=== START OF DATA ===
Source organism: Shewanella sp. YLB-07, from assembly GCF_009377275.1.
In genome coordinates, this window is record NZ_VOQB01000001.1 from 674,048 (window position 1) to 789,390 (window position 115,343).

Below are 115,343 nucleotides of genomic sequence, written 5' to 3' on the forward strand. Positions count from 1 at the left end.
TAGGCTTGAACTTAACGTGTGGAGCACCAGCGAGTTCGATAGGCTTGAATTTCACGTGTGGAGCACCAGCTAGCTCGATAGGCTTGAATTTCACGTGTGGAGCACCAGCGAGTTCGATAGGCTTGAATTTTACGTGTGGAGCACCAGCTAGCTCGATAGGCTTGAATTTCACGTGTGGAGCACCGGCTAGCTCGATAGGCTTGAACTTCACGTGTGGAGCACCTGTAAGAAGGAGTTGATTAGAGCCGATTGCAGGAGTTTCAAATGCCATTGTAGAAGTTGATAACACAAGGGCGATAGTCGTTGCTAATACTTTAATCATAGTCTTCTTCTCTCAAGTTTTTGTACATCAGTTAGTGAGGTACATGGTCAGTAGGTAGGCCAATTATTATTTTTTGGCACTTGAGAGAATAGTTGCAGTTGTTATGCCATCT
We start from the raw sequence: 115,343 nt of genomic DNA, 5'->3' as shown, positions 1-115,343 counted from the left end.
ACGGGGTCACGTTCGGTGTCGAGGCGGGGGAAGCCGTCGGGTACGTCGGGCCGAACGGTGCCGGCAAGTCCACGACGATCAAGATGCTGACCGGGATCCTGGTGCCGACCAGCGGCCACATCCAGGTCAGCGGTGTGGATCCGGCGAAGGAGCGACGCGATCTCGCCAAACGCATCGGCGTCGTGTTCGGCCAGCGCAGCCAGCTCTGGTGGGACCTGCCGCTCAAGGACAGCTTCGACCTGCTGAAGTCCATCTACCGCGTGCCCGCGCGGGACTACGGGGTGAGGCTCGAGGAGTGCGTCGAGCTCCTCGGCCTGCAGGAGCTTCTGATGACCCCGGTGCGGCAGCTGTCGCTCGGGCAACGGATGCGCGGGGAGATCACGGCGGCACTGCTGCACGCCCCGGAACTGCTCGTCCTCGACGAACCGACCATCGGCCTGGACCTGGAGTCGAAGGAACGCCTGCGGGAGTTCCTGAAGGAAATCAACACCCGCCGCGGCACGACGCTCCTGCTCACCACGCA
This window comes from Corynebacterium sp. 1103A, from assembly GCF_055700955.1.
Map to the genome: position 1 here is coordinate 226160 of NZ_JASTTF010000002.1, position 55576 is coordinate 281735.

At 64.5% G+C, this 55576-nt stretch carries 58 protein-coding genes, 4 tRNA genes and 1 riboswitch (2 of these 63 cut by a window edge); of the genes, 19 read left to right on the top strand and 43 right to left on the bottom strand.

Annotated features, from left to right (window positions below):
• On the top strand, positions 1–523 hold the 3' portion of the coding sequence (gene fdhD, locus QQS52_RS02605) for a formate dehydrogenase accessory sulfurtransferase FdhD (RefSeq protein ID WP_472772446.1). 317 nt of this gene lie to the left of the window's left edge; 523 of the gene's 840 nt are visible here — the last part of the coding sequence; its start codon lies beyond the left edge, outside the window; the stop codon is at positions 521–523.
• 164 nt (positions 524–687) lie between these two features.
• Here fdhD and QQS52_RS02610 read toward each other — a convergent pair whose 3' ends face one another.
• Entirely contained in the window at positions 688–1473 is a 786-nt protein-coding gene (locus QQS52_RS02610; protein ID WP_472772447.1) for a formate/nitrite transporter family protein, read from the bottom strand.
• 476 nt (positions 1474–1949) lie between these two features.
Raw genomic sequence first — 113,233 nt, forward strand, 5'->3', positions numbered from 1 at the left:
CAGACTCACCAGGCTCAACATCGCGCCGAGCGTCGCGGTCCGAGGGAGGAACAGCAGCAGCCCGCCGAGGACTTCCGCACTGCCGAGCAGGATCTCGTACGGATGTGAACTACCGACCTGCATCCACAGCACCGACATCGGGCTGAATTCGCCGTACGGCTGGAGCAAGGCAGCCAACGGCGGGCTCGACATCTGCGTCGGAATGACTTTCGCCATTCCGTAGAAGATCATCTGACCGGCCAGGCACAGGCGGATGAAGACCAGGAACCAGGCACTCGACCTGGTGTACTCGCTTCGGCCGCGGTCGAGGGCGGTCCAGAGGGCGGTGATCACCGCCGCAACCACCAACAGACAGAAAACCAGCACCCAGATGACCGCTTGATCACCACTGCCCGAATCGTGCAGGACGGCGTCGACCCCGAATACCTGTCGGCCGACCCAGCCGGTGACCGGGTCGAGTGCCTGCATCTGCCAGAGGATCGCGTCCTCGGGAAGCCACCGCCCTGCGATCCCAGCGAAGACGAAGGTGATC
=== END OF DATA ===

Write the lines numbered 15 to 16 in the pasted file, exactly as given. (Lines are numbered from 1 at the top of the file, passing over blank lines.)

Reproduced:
• 476 nt (positions 1474–1949) lie between these two features.
Raw genomic sequence first — 113,233 nt, forward strand, 5'->3', positions numbered from 1 at the left: